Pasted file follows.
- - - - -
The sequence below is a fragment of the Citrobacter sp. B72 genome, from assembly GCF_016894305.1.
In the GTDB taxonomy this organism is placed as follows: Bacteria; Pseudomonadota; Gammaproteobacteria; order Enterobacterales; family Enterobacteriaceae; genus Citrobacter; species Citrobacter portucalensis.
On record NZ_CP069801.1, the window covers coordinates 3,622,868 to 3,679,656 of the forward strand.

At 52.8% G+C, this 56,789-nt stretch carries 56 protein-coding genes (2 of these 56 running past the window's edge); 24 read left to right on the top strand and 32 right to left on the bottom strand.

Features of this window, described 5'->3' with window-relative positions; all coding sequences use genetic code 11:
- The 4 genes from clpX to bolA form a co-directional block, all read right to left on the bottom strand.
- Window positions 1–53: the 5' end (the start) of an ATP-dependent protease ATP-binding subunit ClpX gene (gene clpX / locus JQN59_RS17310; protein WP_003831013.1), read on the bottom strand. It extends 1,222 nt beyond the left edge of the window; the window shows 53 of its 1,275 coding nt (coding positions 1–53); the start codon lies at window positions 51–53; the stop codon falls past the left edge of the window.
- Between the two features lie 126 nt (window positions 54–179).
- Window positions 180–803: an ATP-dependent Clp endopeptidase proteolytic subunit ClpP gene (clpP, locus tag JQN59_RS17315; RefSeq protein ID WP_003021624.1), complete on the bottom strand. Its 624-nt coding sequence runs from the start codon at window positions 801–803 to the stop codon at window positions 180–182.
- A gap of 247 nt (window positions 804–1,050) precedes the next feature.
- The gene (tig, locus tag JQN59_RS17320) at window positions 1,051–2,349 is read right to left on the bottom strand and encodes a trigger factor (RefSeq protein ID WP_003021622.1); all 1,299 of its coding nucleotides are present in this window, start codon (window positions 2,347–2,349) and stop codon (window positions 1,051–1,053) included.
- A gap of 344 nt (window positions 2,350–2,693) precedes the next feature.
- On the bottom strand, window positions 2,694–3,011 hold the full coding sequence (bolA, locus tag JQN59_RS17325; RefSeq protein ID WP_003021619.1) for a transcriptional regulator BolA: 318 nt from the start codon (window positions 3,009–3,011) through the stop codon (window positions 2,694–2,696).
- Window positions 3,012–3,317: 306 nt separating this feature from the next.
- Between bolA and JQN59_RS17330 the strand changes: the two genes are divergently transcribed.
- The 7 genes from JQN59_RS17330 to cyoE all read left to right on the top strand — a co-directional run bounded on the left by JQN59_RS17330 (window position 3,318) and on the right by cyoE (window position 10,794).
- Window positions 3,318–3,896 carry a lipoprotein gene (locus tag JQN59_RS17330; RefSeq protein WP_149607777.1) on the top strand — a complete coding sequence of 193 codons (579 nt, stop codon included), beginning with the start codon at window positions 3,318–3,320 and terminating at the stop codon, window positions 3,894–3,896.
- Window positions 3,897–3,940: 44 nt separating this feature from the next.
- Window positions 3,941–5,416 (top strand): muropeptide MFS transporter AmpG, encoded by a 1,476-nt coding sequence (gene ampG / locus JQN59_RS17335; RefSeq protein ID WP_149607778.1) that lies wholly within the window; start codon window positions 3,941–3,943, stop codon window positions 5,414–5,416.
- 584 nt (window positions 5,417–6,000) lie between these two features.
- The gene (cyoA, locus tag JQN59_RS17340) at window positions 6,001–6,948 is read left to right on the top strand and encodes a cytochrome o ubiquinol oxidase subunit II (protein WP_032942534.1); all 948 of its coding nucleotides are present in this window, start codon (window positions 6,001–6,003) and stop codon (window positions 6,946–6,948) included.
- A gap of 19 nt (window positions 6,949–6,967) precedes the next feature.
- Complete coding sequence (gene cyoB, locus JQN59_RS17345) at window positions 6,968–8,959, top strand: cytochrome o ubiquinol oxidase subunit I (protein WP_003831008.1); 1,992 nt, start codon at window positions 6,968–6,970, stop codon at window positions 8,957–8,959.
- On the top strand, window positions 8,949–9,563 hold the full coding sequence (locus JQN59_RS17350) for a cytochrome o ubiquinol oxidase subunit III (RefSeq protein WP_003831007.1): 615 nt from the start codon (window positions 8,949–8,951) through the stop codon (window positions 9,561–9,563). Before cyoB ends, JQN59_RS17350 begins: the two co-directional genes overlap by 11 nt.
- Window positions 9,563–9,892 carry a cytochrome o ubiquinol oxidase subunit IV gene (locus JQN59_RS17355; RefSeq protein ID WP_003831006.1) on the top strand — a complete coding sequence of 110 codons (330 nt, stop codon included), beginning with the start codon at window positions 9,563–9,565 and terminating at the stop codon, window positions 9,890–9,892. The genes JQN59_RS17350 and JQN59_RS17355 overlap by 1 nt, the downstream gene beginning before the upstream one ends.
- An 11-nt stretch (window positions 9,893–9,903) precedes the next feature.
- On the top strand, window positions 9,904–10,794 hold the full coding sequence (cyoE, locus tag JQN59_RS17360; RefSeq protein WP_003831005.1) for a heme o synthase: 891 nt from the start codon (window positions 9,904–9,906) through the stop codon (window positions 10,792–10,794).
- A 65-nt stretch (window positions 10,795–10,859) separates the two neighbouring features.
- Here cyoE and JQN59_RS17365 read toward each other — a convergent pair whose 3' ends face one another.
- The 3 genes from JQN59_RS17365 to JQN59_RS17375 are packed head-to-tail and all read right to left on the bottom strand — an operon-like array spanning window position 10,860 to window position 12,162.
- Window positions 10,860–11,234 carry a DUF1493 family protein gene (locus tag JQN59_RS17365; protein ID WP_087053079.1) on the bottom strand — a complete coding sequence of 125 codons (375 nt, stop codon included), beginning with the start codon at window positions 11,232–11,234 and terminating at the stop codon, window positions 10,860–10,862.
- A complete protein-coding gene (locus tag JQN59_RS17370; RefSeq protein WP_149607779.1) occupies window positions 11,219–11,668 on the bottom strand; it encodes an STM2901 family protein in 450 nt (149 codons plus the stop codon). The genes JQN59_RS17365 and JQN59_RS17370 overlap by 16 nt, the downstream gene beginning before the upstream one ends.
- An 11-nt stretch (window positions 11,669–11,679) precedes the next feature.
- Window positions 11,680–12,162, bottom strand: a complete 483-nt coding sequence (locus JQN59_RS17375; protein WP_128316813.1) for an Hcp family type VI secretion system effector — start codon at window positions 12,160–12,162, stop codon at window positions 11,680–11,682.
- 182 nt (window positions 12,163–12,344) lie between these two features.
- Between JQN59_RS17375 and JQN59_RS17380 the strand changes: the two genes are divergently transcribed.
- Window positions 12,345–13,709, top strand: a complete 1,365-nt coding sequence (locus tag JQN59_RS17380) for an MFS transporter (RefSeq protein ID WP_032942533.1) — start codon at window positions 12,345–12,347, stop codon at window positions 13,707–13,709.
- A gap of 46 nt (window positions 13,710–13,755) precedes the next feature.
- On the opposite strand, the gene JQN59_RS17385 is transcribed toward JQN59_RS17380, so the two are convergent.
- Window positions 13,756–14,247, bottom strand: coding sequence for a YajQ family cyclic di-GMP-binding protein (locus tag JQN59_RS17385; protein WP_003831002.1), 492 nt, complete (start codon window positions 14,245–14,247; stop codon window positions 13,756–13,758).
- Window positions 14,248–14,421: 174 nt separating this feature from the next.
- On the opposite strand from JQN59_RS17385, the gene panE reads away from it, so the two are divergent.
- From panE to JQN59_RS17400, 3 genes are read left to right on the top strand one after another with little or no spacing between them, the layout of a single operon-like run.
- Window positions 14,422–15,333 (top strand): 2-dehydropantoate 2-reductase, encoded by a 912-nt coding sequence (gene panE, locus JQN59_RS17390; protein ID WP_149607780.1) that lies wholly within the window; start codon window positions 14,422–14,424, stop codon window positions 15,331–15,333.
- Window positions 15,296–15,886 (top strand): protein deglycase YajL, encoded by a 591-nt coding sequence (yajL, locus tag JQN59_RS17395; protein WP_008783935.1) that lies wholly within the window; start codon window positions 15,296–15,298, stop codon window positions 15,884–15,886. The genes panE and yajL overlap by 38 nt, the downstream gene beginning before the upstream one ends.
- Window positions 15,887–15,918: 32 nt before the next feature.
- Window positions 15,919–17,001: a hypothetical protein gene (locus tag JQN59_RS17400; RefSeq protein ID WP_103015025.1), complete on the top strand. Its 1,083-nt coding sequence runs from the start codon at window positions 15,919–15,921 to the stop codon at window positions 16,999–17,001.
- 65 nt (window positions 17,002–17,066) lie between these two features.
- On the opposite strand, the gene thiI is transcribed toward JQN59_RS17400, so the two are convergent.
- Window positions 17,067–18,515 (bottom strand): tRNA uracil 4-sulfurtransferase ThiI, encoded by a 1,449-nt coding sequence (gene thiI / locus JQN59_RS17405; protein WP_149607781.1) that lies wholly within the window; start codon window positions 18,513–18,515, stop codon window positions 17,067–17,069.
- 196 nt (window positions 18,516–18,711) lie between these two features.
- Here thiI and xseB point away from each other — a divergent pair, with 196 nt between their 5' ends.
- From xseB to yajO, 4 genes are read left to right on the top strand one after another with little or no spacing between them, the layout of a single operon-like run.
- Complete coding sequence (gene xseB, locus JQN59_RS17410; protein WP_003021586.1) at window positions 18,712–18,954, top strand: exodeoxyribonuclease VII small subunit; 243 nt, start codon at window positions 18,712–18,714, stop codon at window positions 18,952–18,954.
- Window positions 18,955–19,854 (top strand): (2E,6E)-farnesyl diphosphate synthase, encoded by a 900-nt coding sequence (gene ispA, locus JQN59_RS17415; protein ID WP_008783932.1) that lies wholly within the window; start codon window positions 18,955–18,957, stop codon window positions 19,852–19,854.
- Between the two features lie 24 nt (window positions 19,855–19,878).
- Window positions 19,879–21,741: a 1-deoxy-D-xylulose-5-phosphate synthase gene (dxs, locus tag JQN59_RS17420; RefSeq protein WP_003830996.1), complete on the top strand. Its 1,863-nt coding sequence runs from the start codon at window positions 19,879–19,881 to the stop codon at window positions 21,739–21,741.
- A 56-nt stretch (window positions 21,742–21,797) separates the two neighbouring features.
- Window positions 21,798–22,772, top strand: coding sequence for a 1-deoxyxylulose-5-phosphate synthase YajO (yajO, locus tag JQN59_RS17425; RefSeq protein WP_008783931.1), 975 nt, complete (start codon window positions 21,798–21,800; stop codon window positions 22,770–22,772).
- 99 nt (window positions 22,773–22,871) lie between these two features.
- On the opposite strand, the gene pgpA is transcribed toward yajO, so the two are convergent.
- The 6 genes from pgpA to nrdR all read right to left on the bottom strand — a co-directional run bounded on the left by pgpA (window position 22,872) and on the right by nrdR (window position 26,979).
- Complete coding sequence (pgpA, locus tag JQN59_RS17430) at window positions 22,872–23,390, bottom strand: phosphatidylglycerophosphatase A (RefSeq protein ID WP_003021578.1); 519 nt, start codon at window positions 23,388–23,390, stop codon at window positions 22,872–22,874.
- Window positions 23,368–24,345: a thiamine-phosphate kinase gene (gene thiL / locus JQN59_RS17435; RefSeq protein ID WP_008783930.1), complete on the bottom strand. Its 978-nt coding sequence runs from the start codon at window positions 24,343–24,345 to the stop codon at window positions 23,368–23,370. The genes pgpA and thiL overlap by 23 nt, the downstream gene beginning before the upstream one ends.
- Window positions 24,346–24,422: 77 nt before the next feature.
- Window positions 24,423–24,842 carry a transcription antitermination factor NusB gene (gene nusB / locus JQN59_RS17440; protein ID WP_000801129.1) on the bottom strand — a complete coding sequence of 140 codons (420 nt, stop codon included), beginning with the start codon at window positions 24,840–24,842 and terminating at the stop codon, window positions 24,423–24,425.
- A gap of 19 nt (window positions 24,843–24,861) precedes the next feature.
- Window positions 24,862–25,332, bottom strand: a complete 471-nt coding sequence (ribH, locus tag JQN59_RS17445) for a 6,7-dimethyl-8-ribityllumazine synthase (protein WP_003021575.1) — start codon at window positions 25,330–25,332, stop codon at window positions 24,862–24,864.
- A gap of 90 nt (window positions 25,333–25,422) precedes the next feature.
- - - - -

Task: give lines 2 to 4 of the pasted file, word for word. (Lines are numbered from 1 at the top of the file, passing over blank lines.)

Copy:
In the GTDB taxonomy this organism is placed as follows: Bacteria; Pseudomonadota; Gammaproteobacteria; order Enterobacterales; family Enterobacteriaceae; genus Citrobacter; species Citrobacter portucalensis.
On record NZ_CP069801.1, the window covers coordinates 3,622,868 to 3,679,656 of the forward strand.

At 52.8% G+C, this 56,789-nt stretch carries 56 protein-coding genes (2 of these 56 running past the window's edge); 24 read left to right on the top strand and 32 right to left on the bottom strand.